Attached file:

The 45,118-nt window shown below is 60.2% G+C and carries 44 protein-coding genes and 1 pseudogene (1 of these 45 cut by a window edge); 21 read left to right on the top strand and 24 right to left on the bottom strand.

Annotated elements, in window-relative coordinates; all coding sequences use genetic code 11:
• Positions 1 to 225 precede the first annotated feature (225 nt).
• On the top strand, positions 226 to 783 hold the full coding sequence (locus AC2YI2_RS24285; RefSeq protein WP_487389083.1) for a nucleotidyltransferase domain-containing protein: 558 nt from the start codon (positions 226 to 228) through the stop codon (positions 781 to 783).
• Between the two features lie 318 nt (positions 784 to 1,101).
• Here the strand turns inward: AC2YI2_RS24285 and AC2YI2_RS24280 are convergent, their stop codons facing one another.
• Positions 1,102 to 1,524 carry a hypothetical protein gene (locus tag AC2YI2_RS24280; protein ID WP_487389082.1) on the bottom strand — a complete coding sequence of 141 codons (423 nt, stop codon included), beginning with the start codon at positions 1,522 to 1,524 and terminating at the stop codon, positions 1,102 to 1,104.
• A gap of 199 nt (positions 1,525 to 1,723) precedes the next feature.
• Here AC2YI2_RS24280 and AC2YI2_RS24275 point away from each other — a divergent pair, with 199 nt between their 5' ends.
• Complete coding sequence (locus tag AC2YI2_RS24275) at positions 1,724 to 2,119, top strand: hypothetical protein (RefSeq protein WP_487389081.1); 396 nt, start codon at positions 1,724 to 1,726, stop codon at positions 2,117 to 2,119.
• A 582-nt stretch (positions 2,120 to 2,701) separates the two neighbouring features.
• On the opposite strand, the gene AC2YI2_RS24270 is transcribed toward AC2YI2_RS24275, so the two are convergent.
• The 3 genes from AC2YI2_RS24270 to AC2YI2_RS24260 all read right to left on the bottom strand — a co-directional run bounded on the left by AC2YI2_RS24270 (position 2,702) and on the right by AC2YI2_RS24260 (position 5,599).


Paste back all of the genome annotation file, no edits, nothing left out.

The 45,118-nt window shown below is 60.2% G+C and carries 44 protein-coding genes and 1 pseudogene (1 of these 45 cut by a window edge); 21 read left to right on the top strand and 24 right to left on the bottom strand.

Annotated elements, in window-relative coordinates; all coding sequences use genetic code 11:
• Positions 1 to 225 precede the first annotated feature (225 nt).
• On the top strand, positions 226 to 783 hold the full coding sequence (locus AC2YI2_RS24285; RefSeq protein WP_487389083.1) for a nucleotidyltransferase domain-containing protein: 558 nt from the start codon (positions 226 to 228) through the stop codon (positions 781 to 783).
• Between the two features lie 318 nt (positions 784 to 1,101).
• Here the strand turns inward: AC2YI2_RS24285 and AC2YI2_RS24280 are convergent, their stop codons facing one another.
• Positions 1,102 to 1,524 carry a hypothetical protein gene (locus tag AC2YI2_RS24280; protein ID WP_487389082.1) on the bottom strand — a complete coding sequence of 141 codons (423 nt, stop codon included), beginning with the start codon at positions 1,522 to 1,524 and terminating at the stop codon, positions 1,102 to 1,104.
• A gap of 199 nt (positions 1,525 to 1,723) precedes the next feature.
• Here AC2YI2_RS24280 and AC2YI2_RS24275 point away from each other — a divergent pair, with 199 nt between their 5' ends.
• Complete coding sequence (locus tag AC2YI2_RS24275) at positions 1,724 to 2,119, top strand: hypothetical protein (RefSeq protein WP_487389081.1); 396 nt, start codon at positions 1,724 to 1,726, stop codon at positions 2,117 to 2,119.
• A 582-nt stretch (positions 2,120 to 2,701) separates the two neighbouring features.
• On the opposite strand, the gene AC2YI2_RS24270 is transcribed toward AC2YI2_RS24275, so the two are convergent.
• The 3 genes from AC2YI2_RS24270 to AC2YI2_RS24260 all read right to left on the bottom strand — a co-directional run bounded on the left by AC2YI2_RS24270 (position 2,702) and on the right by AC2YI2_RS24260 (position 5,599).